Short answer: Yeah, right. If I had a short answer, I'd be rich!
Long answer: It was a lot of work.
Two and a half years ago I was close to 200 pounds - on a 5'4" small frame, that is a lot of weight! My dad died at the age of 55 of a heart attack, so I was aware of high cholestrol and heart problems in my family. Dad was an ultra-marathoner (30+ miles per race, up to 100 miles in a go), but he didn't eat properly.
I've always been okay with dressing my body no matter what shape it was (and I was skinny as a kid, but had problems with my weight starting in my 20s). But my poor husband would often find me crying in my closet before a special occasion: I felt horrible in everything I owned, I hated myself for letting me get to this point. I didn't love my body.
June 2006: And believe me, I am sucking in everything possible in this picture (sorry it's fuzzy, I'm taking pictures of pictures). That's a size 14 dress I have squeezed myself into.
A coworker was on Weight Watchers and I watched her lose a couple of pounds each week. I asked her a lot of questions about the program and how workable it was (I'm supremely lazy and unmotivated). I thought, "Gosh, that doesn't seem too bad. I think I could do that."
In August 2006, my work organized a "Weight Watchers at Work" program and I signed up. I bought a treadmill so that I could walk without anyone seeing me (the only workout clothes that fit me were men's). I lost really slowly, never more than 2 pounds in a week, but I stuck to it and I started to notice my clothes were getting large. I was fitting into some of my old clothes!
End of September, 2006:It had been 2 years since I'd fit into this dress! I was ecstatic! That's a size 12! I was starting to feel better about myself, but I still hadn't set a weight goal. My goal was to walk into Dots (a local chain that sells off sample sizes, mostly size 8s) and be able to buy the sample sizes.
By this time, I was going great on the treadmill, but it was So Boring. One day, I wondered how long it would take me to walk to work. I normally took the bus: leave the house at 7:55am, get to work at 8:25am. So I packed my shoes and hoofed it all the way to work. I left at 7:50 and I arrived at...8:30! Only 10 more minutes and I get 40 minutes of exercise? I'm in!
I started walking to work Monday to Thursday (Friday has always been No Exercise Day, because I need a day off), which is my main workout, even now. I get 80+ minutes 4 days a week, then do a 1-hour walk on Saturdays. Sometimes on Sundays I go for a walk, depends. Sometimes I go shopping! That counts as exercise!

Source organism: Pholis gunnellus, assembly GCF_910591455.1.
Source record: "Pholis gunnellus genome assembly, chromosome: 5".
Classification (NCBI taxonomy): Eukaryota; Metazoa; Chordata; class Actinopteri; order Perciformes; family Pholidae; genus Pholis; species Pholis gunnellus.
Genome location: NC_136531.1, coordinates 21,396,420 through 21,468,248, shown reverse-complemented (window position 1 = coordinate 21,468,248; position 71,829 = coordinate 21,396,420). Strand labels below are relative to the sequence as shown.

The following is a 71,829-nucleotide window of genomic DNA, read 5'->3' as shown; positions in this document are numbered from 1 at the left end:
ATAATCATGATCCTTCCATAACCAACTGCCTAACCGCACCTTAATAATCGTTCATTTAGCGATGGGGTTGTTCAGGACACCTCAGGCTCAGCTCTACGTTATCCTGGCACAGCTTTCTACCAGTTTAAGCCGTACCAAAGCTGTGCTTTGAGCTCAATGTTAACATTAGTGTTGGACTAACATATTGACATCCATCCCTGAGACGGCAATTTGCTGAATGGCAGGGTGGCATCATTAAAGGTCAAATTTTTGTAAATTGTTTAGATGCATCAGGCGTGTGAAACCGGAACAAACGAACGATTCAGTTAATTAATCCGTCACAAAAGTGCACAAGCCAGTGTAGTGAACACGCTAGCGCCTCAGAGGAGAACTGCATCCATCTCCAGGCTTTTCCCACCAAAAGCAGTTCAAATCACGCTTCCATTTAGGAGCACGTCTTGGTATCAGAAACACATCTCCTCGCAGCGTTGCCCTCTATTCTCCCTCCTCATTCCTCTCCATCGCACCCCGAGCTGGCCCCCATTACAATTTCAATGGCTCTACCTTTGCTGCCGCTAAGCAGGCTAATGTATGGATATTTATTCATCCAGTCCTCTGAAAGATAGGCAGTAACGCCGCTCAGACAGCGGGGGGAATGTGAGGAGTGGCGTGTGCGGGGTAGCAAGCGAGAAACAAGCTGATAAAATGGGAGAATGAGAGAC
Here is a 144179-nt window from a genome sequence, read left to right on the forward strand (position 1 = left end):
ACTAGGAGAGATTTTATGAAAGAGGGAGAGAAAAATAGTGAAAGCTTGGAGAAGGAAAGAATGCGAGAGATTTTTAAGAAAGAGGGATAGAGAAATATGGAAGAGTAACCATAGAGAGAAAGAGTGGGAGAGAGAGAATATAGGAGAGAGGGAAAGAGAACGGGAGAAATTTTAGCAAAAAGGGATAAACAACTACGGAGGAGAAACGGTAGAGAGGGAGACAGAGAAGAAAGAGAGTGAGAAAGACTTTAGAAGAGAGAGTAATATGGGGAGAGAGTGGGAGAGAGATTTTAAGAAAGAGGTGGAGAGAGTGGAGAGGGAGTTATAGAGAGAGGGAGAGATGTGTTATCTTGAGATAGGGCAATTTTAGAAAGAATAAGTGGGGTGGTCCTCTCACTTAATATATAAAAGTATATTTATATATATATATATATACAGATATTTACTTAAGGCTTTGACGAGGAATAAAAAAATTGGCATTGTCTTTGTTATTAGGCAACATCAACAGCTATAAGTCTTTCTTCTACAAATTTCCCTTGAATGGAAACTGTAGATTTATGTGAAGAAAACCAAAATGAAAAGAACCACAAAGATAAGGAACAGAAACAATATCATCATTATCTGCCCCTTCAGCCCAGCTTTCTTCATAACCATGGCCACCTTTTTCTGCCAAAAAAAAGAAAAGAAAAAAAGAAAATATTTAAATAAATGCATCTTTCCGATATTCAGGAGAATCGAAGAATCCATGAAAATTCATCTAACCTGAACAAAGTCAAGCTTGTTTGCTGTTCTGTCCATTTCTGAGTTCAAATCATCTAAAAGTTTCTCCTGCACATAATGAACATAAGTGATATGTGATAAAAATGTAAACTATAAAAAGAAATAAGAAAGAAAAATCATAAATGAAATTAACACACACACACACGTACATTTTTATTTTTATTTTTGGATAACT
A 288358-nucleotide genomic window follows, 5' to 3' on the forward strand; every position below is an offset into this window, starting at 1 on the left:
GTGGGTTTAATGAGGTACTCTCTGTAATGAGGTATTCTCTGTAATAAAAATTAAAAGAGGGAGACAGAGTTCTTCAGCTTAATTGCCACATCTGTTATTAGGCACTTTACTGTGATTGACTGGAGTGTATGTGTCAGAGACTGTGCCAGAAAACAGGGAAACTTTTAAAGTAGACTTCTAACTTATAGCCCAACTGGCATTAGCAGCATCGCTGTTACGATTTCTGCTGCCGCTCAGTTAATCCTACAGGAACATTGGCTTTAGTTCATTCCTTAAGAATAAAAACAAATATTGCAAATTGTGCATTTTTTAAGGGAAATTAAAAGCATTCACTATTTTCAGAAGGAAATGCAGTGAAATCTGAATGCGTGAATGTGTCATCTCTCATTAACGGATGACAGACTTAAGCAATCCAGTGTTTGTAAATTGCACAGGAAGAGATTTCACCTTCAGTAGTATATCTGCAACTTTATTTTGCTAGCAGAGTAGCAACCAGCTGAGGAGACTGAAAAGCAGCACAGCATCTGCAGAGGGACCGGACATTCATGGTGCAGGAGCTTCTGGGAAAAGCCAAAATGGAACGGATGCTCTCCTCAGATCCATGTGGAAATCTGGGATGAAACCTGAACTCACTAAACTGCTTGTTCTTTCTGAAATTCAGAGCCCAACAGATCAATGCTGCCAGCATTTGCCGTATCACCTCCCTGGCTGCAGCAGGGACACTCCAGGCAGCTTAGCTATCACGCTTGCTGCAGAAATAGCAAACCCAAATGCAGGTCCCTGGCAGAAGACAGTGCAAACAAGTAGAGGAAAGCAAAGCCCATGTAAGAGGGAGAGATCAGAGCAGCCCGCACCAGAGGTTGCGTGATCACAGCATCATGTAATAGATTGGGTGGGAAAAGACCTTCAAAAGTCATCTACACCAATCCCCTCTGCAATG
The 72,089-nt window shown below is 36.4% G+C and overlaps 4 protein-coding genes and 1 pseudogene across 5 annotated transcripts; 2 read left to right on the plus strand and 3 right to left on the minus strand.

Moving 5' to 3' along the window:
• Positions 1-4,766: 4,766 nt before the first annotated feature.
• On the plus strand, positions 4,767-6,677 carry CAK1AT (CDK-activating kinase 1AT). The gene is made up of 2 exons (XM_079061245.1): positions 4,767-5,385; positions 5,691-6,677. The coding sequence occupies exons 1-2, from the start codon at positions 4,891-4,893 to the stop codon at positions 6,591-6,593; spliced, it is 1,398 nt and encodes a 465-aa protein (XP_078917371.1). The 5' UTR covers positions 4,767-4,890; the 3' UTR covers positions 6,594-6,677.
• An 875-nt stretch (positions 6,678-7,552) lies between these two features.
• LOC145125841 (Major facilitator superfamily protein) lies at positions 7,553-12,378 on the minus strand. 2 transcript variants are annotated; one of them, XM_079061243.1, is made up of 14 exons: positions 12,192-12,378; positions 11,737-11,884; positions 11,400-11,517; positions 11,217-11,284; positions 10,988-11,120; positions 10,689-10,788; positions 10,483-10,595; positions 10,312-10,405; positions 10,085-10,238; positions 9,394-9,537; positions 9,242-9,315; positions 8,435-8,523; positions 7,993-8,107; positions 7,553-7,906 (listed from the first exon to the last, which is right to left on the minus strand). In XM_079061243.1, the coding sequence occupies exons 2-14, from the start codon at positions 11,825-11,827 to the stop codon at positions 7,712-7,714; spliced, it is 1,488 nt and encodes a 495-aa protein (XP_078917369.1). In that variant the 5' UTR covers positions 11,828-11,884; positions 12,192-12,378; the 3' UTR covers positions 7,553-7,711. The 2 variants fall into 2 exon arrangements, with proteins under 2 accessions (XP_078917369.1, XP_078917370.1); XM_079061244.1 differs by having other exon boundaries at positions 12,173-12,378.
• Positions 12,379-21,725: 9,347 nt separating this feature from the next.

I bought this lovely dress in late October - it was the smallest size I could barely zip up: a size 10. By Christmas, as you can see, it was too big. Thank goodness for the straps! I wouldn't have stayed up on its own!
I was feeling pretty good at this weight, a lot more like myself, but I felt like I was not quite there yet. I started thinking about the marathon in October 2007. One of my personal goals had always been "Do a Marathon Before I'm 40". In October 2007, I would turn 40. Could I do it?
February 2007: Valentine's Day, actually. I'm dressed up for night out with my sweetie. I have to say, my husband was my staunchest supported all through this. He never complained about our new dinners (gone were the days of Mac & Cheese, or heavily processed packaged frozen dinners), the salads, the stir-frys. He continuously complimented me, and reminded me why I was losing weight: for myself. He wanted me to be happier, and to feel better about my health.
Anyway, the clothes in the above picture are too big! I was frantically trying to buy cheap and inexpensive clothes to fill the massive holes in my wardrobe. Even dropping from a 16 to a 10 meant that most of my clothes were falling off me. Literally: I was walking to the bus stop one day (on a day when I didn't walk to work), and my skirt fell around my ankles! So embarassing!
Around this time, I decided on my goal weight: I would lose 50 pounds total (okay, I wanted the magnet that WW gave you then).
Late March 2007: My goal weight picture! I felt so amazing...but then, Maintenance! I was in heavy training for the marathon by this time, putting in lots of hours walking and working on my technique (I race-walk). I went into the maintenance phase of WW (yay! More food!) and shopped to fill up my wardrobe. Oh, those were heady days!
October 7, 2007:
It's 5am and I am barely awake, but I did it. I did the marathon. All 26.2 miles of it, and I did it under my goal of 6 hours!